In 1994, I completely lost use of my legs and could not walk. The reason turned out to be I had an MS. The Indianapolis 500 Festival Mini-Marathon(r) became part of the way in which I dealt with the diagnosis and its aftermath. In the lead-up to the May 4, 2013, the Mini-Marathon---my 15th consecutive---I am reprising the series of blogs I posted last year about the onset of MS, the diagnosis, and aftermath.
One would think that, a diagnosis having been reached, there would be no more need for MRIs. But at 1 a.m., I was wheeled out the door and down the hall to the elevator. Next came the injection of Xanax®. More Pink Floyd-esque magnet-pounding came as the machine scanned the body that lay in its tube. Sleep was impossible with all the noise.
Altogether I had four MRIs. An MRI is expensive. Of course, at 1 a.m. the machine sat in the basement, unused. The place could turn a quick grand by wheeling an uninsured lawyer/patient in for a scan. I was in no shape to protest the procedure. I had no basis for contesting it. Upon return to the room I was unable to get back to sleep. Insomnia is depressing. It also is a frequent effect of MS.
Next morning I was told I could have whatever I wanted for breakfast, per doctor’s orders. A vacuum had been created in the center of my being by the massive doses of prednisone. I ordered four batches of scrambled eggs, as well as bacon, etc. The newspaper lady came around and I bought The Indianapolis Star. I did not care about the articles very much but was drawn to the crossword. I had finished it by the time the food was delivered. I could not scoop the scrambled eggs into my mouth quickly enough. I held each little, institutional, plastic dish to my mouth and shoved scrambled eggs over my eager lips. I washed it all down with grape juice, what appeared to be the only "juice" on the menu. To this day, I will not drink grape juice; too many bad memories.
Sarah got there for her pre-work visit. She said she had hit the hospital’s library and all the books they had dated to the early 1960s. The librarian had apologized. I began reading about this nifty disease with which I had been diagnosed—as that disease had been understood 30 years earlier, before people had landed on the moon, before the Walkman® had been developed, before the first successful heart transplant.
An attendant arrived with a wheelchair and said he was taking me to therapy. I was wheeled down the hall and onto the elevator, and wheeled out again. When I was parked next to the nurse’s desk down there (again in the basement, as I recall), the nurse asked me what I was diagnosed with. I started to talk, but couldn't. Instead, I cried and mumbled "multiple sclerosis." This was a common response for me at first, but the emotional effect gradually wore away. The therapy itself was cool—I was taught how to grab hold of railings and imitate walking. It helped my confidence to be up and moving like that.
btw, the catheter bag was a companion, hooked here and there, as I recall, on a metal tree or the back of whatever wheelchair carried me.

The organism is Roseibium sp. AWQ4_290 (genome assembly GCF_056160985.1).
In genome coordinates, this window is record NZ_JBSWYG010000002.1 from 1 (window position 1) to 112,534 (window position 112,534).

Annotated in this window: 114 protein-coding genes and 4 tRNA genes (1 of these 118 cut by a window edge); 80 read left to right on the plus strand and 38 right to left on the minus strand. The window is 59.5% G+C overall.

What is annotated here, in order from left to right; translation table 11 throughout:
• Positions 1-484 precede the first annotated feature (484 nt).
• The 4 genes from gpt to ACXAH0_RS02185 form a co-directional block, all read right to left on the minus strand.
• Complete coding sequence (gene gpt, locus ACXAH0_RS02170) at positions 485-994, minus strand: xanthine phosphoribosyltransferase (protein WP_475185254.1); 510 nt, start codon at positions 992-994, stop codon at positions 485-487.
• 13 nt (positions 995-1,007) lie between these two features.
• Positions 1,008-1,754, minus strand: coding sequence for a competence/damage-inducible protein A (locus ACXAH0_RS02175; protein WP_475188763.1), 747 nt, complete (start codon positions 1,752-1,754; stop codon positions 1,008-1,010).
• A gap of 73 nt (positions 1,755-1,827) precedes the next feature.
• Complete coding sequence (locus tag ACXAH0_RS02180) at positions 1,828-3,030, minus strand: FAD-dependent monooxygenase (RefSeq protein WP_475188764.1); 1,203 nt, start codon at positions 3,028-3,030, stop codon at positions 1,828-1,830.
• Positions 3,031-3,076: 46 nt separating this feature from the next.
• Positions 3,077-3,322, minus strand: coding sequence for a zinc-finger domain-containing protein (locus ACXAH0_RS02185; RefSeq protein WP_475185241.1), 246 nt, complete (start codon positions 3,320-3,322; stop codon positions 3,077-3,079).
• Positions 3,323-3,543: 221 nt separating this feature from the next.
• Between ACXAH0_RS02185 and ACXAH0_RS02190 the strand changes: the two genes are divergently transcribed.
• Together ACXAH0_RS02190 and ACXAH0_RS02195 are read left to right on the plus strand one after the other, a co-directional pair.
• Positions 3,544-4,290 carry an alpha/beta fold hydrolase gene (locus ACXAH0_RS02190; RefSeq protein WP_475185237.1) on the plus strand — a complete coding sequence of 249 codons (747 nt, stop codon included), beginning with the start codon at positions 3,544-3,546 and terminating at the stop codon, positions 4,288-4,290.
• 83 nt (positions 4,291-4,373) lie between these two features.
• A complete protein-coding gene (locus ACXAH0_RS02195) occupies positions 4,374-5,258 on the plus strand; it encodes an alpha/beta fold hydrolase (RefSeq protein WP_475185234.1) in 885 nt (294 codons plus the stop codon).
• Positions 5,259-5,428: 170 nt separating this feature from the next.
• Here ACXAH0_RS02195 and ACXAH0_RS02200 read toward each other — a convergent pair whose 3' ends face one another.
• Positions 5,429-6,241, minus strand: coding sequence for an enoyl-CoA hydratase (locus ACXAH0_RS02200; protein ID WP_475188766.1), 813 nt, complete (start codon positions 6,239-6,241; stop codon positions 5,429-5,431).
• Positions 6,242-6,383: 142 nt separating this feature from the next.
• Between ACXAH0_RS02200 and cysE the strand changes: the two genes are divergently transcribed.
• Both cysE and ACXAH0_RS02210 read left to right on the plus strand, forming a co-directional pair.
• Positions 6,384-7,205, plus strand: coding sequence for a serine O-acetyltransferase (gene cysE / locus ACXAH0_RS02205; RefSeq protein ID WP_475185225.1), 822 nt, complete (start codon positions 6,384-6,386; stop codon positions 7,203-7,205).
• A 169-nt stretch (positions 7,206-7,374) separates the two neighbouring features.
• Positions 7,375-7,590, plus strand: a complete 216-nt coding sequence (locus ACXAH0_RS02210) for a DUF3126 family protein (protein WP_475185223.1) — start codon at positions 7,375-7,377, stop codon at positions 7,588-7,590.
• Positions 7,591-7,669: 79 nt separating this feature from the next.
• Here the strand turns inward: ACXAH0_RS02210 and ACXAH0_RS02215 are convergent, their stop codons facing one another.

I was allowed whatever I wanted for lunch, and in any quantities I desired. They wanted me to build up my strength, I was told. From what little I had read, though, the use of prednisone was more as an anti-inflammatory than as something jocks would want to take to knock home runs out of parks.
After lunch I was visited by a person from Accounting. She said she had some paperwork for me to sign. Since I did not have insurance, I needed to sign a promissory note. She set it down on the rolling table that crossed my bed. The letterhead was for INB—could it have been that long ago? Again, I could Google the matter and be sure, but as I recall the letterhead had the buffalo and those three letters. I smiled at her and said I was in no mental condition to sign any form of contract that later could be argued to be binding on me. She said it was necessary. I replied that, while it might be "necessary" from her office’s point of view, under the law it would be void and constitute a waste of her time. This was her first visit. She left in something of a huff.
Next to visit was a clinical social worker. No doubt there are clinical social workers who are good at what they do. I have handled a lot of appeals involving termination of parents’ rights with their kids. Of course, that would be later—I did not know that, of course, uncertain as I was, as I lay there, if I ever would work again—and for now, a woman with an empathetic smile sat down next to the bed.
"And how are you this morning?" she asked.
I am wary when someone asks that question with the inflection on that particular word. "Today in clinic we shall learn how first to address the person. Emphasis is on ‘you.’ Make the person think you care."
I said I was fine, considering I just had been diagnosed with a REALLY BAD thing.
"You probably are asking yourself one question," she said, with a great deal of self-assurance.
"Yes," I replied. "How do I pay for this? I don’t have health insurance."
That threw her off. "That’s not my department," she said quickly. "I meant another question."
"I don’t know what that other question would be."
She paused, then said, "‘Why me?’" Again, an italicized pronoun hung in the air.
"I haven’t wondered that at all. I’m an atheist. I had some sort of genetic pre-condition for MS. Conditions arose such that it kicked in. My DNA and environment are what caused it to be ‘me.’"
She seemed confused, and tried to rephrase matters so as to bring our little talk back to ground familiar to her. She finally gave up when I asked her if she knew what I meant when I said "double helix." (The double helix is the shape of DNA.)
Another guy with a wheelchair arrived shortly after. This time I was being taken to "vocational therapy."